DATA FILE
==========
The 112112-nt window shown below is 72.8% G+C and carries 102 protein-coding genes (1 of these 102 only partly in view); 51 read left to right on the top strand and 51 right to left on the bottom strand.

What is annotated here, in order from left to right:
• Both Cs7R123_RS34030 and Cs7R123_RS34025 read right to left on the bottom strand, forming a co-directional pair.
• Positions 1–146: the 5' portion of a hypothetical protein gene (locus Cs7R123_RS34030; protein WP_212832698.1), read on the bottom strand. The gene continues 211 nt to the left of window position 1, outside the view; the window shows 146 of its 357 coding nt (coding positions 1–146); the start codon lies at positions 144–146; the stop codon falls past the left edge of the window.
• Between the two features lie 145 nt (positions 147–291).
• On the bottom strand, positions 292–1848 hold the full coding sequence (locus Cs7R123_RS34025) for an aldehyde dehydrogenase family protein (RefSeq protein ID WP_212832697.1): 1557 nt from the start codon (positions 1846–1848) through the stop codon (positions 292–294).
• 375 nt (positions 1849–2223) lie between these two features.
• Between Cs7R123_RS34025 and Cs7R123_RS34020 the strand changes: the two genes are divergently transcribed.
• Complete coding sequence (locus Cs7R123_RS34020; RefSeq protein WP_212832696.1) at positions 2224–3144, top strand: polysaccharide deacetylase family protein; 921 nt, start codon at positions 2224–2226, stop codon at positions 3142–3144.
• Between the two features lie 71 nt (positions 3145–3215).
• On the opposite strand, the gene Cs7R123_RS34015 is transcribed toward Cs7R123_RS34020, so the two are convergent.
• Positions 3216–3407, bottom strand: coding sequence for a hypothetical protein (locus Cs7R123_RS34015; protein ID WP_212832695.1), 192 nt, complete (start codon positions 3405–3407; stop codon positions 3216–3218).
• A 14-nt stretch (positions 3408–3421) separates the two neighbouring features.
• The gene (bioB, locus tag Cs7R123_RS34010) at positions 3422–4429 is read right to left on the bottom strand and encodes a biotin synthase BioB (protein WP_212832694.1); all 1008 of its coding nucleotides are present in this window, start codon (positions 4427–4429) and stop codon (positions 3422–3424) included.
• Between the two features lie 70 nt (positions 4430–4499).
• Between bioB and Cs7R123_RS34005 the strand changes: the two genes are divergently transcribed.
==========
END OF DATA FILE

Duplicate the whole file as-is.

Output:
The 112112-nt window shown below is 72.8% G+C and carries 102 protein-coding genes (1 of these 102 only partly in view); 51 read left to right on the top strand and 51 right to left on the bottom strand.

What is annotated here, in order from left to right:
• Both Cs7R123_RS34030 and Cs7R123_RS34025 read right to left on the bottom strand, forming a co-directional pair.
• Positions 1–146: the 5' portion of a hypothetical protein gene (locus Cs7R123_RS34030; protein WP_212832698.1), read on the bottom strand. The gene continues 211 nt to the left of window position 1, outside the view; the window shows 146 of its 357 coding nt (coding positions 1–146); the start codon lies at positions 144–146; the stop codon falls past the left edge of the window.
• Between the two features lie 145 nt (positions 147–291).
• On the bottom strand, positions 292–1848 hold the full coding sequence (locus Cs7R123_RS34025) for an aldehyde dehydrogenase family protein (RefSeq protein ID WP_212832697.1): 1557 nt from the start codon (positions 1846–1848) through the stop codon (positions 292–294).
• 375 nt (positions 1849–2223) lie between these two features.
• Between Cs7R123_RS34025 and Cs7R123_RS34020 the strand changes: the two genes are divergently transcribed.
• Complete coding sequence (locus Cs7R123_RS34020; RefSeq protein WP_212832696.1) at positions 2224–3144, top strand: polysaccharide deacetylase family protein; 921 nt, start codon at positions 2224–2226, stop codon at positions 3142–3144.
• Between the two features lie 71 nt (positions 3145–3215).
• On the opposite strand, the gene Cs7R123_RS34015 is transcribed toward Cs7R123_RS34020, so the two are convergent.
• Positions 3216–3407, bottom strand: coding sequence for a hypothetical protein (locus Cs7R123_RS34015; protein ID WP_212832695.1), 192 nt, complete (start codon positions 3405–3407; stop codon positions 3216–3218).
• A 14-nt stretch (positions 3408–3421) separates the two neighbouring features.
• The gene (bioB, locus tag Cs7R123_RS34010) at positions 3422–4429 is read right to left on the bottom strand and encodes a biotin synthase BioB (protein WP_212832694.1); all 1008 of its coding nucleotides are present in this window, start codon (positions 4427–4429) and stop codon (positions 3422–3424) included.
• Between the two features lie 70 nt (positions 4430–4499).
• Between bioB and Cs7R123_RS34005 the strand changes: the two genes are divergently transcribed.